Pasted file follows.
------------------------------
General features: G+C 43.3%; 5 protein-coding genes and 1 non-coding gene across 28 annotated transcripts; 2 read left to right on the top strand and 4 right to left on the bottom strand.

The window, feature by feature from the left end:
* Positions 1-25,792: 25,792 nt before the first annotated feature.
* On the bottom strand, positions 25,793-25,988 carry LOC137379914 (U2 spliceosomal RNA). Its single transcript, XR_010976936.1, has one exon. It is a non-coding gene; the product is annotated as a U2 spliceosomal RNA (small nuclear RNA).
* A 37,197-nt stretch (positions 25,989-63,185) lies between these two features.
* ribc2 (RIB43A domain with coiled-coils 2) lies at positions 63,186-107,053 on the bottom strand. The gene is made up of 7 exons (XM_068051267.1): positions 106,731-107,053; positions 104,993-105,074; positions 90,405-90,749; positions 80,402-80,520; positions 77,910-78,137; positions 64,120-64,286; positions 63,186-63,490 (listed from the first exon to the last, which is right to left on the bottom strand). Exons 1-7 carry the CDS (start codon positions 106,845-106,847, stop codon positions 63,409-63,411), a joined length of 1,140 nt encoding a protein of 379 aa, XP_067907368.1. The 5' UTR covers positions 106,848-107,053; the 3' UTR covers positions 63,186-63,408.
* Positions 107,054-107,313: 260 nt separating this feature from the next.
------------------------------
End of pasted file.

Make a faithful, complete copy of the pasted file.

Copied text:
General features: G+C 43.3%; 5 protein-coding genes and 1 non-coding gene across 28 annotated transcripts; 2 read left to right on the top strand and 4 right to left on the bottom strand.

The window, feature by feature from the left end:
* Positions 1-25,792: 25,792 nt before the first annotated feature.
* On the bottom strand, positions 25,793-25,988 carry LOC137379914 (U2 spliceosomal RNA). Its single transcript, XR_010976936.1, has one exon. It is a non-coding gene; the product is annotated as a U2 spliceosomal RNA (small nuclear RNA).
* A 37,197-nt stretch (positions 25,989-63,185) lies between these two features.
* ribc2 (RIB43A domain with coiled-coils 2) lies at positions 63,186-107,053 on the bottom strand. The gene is made up of 7 exons (XM_068051267.1): positions 106,731-107,053; positions 104,993-105,074; positions 90,405-90,749; positions 80,402-80,520; positions 77,910-78,137; positions 64,120-64,286; positions 63,186-63,490 (listed from the first exon to the last, which is right to left on the bottom strand). Exons 1-7 carry the CDS (start codon positions 106,845-106,847, stop codon positions 63,409-63,411), a joined length of 1,140 nt encoding a protein of 379 aa, XP_067907368.1. The 5' UTR covers positions 106,848-107,053; the 3' UTR covers positions 63,186-63,408.
* Positions 107,054-107,313: 260 nt separating this feature from the next.